CURRENTLY, I am working on an empowerment project involving teenagers and youths where they are being educated on cycling. These are the apprentices that will lead the future. When they grow up, they will develop and pass this down to their kids. If we start sowing the seeds now, we can see the results in 10 to 15 years where they will accept cycling as an idea. We cannot expect them to cycle now because there is one generation that doesn’t have that kind of awareness. The new generation will be the one to turn KL into a cycling city. If you want to give excuses that Malaysia is a really hot and humid country, and not suitable to cycle, we can give 1001 other excuses. What we need to do is to give solutions to those excuses to move forward. Rather than giving excuses, we might as well do something about it.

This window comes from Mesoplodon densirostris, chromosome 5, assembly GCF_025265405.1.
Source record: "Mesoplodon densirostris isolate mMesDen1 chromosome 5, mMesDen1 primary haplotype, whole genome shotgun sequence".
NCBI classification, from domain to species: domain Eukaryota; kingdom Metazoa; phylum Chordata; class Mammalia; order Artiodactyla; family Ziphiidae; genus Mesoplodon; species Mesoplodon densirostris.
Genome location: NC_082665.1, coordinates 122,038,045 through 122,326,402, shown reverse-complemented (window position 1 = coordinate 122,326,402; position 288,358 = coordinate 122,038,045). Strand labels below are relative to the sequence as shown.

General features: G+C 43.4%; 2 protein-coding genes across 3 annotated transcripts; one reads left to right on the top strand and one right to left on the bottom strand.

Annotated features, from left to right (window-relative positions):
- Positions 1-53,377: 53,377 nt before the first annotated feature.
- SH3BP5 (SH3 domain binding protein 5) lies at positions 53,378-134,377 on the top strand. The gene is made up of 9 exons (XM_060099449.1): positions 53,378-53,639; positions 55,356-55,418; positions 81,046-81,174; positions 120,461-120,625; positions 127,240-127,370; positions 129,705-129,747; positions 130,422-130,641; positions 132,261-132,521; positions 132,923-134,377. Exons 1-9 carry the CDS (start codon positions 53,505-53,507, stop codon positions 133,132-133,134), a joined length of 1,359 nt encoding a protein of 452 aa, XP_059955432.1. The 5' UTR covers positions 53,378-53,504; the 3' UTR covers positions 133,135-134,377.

IF we are always busy blaming others, and restricting everything, we won’t get anywhere. We need to shut our mouths and do something with our strengths to create changes. It doesn’t matter if the change is small. If every single person makes a small change with what they have, this country will become better.

Kuala Lumpur
Cyclists using bicycle paths from Mid Valley to Merdeka Square Kuala Lumpur. The cycling path was completed in April 2015 at the cost of RM 700,000. AWANI / SHAHIR OMAR